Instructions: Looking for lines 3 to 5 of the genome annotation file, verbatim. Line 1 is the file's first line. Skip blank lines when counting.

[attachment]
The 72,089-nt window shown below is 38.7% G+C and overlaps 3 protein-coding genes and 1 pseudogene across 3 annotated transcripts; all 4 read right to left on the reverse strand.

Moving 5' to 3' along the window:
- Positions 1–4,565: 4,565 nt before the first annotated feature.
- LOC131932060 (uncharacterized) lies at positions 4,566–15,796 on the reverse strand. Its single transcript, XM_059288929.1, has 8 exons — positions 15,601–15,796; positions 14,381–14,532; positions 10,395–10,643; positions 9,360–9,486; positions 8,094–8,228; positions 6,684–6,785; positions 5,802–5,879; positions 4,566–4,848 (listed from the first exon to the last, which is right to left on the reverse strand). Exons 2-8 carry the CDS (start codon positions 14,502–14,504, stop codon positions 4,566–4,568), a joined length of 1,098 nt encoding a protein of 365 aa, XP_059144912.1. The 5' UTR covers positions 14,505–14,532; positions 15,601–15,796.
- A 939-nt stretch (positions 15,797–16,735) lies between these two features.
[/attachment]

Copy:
- Positions 1–4,565: 4,565 nt before the first annotated feature.
- LOC131932060 (uncharacterized) lies at positions 4,566–15,796 on the reverse strand. Its single transcript, XM_059288929.1, has 8 exons — positions 15,601–15,796; positions 14,381–14,532; positions 10,395–10,643; positions 9,360–9,486; positions 8,094–8,228; positions 6,684–6,785; positions 5,802–5,879; positions 4,566–4,848 (listed from the first exon to the last, which is right to left on the reverse strand). Exons 2-8 carry the CDS (start codon positions 14,502–14,504, stop codon positions 4,566–4,568), a joined length of 1,098 nt encoding a protein of 365 aa, XP_059144912.1. The 5' UTR covers positions 14,505–14,532; positions 15,601–15,796.
- A 939-nt stretch (positions 15,797–16,735) lies between these two features.